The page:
A Chilean indigenous leader detained for allegedly taking part in a robbery has been awarded a prestigious environmental prize for his role in protecting a sacred river in his community.Alberto Curamil, of the Mapuche community, won the Goldman prize – considered the “Nobel of environmental activism – for mobilising local people, lawyers and scientists in Chile’s Araucanía region to stop the construction of dams which he argued would destroy forests, rivers and wildlife.
In 2016, Chile cancelled plans for the hydroelectric projects on the Cautín River, citing public opposition for one and lack of consent and adequate assessment of environmental impacts for the other.Mr Curamil, who was announced as one of six winners on Monday, could not be present to accept the prize following his arrest last August.He denies any wrongdoing and his lawyers say his incarceration – pending trial later this year – is politically motivated.
Belén Curamil Canio said people must “protect everything that makes existence possible”Speaking from the podium on Monday, she said: “The Mapuche struggle is an ecological struggle, it is a struggle for life and its continuity… We are people of the Earth, whose main mandate is to protect everything that makes existence possible, based on a spirituality connected with the natural elements.”
The 45-year-old is a leader of the Alianza Territorial Mapuche (ATM). The group claims his detention is “the culmination of a long process of political persecution”.Mr Curamil, who has worked to protect local rivers and forests, has also helped the Mapuche preserve their native language (Mapudungun) and defend their culture.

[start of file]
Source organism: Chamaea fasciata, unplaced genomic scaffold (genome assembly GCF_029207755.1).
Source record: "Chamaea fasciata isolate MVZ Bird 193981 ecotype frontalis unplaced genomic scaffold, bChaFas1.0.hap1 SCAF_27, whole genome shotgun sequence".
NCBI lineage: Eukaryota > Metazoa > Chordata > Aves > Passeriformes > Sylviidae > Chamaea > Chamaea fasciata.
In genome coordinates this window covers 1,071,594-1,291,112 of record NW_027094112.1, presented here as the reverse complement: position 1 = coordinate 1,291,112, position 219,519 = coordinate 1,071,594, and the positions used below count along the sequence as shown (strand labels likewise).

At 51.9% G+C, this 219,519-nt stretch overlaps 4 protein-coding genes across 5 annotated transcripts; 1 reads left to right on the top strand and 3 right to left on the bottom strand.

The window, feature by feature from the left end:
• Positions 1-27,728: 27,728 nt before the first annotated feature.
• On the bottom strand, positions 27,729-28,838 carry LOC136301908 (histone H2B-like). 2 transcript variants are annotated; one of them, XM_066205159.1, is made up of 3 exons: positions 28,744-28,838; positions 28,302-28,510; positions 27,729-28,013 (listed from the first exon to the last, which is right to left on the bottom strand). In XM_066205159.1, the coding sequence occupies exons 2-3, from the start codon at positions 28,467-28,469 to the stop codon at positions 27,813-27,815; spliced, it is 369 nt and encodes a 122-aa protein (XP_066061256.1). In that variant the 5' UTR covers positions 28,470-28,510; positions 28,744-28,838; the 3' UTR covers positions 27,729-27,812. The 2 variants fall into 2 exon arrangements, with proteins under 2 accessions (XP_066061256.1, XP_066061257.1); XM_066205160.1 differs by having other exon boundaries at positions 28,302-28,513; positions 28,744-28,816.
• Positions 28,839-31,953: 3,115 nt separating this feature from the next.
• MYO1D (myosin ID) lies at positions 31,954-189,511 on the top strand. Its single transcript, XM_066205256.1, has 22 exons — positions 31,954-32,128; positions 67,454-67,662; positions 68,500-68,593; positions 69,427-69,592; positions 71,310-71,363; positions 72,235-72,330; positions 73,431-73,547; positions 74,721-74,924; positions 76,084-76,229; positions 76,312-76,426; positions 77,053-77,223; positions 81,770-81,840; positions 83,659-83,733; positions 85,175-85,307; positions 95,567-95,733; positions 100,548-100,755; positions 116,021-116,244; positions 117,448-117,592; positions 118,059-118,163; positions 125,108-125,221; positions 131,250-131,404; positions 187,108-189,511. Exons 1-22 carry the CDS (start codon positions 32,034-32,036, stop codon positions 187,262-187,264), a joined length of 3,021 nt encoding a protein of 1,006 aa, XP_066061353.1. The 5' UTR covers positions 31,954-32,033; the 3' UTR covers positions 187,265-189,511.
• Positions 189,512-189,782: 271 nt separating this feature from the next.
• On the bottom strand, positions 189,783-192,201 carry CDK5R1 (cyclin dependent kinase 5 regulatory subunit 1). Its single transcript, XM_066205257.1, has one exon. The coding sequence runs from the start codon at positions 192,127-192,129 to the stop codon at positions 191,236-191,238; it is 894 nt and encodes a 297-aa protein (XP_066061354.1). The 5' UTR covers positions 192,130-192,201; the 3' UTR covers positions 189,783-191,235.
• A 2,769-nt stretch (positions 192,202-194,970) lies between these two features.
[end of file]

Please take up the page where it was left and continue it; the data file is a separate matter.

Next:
His battle against plans to install dams along the Cautín River began in 2013 after the projects, agreed by the government and two private energy companies, were announced without consulting the Mapuche.
He began a campaign of street protests and rallies, inviting people who were not members of the Mapuche community to participate.He also sought advice from environmental experts and lawyers, before highlighting the concerns of both indigenous peoples and scientists in a court case.Chilean law stipulates that prior and informed consent must be received before undertaking any development project.
The courts later ruled in favour of the Mapuche, stating that the projects would have been detrimental to the communities in the area, altering the environment and the course of a river that was culturally important.
A fellow campaigner and representative of the Mapuche community, Miguel Melín, told the BBC’s Alejandra Martins that Mr Curamil saw the Goldman award as “an acknowledgment not to him in personal terms, but to the struggle that the communities of the territory and the Mapuche people have given in general”.
Police arrested Mr Curamil for alleged participation in criminal activity and he has now been detained for nine months. His lawyer, Manuela Royo, told that his trial was likely to begin in July or August.
Members of the ATM group recently posted an image on Twitter showing Mapuche students “demanding the freedom” of the indigenous leader.The Cautín River, in the heart of the Mapuche community in southern Chile
It is an important part of the landscape in the region, not only for environmental and agricultural reasons, but because it holds spiritual value to the indigenous Mapuche people.
In the parts where the dams would have been located, locals believe the clean waters and vegetation provide remedies used by Mapuche to practice a traditional form of medicine called “machi”.
As Mr Curamil argued, the dam projects were not only illegal, but would have diverted hundreds of millions of gallons of water from the river each day, harming the critical ecosystem and exacerbating drought conditions in the area.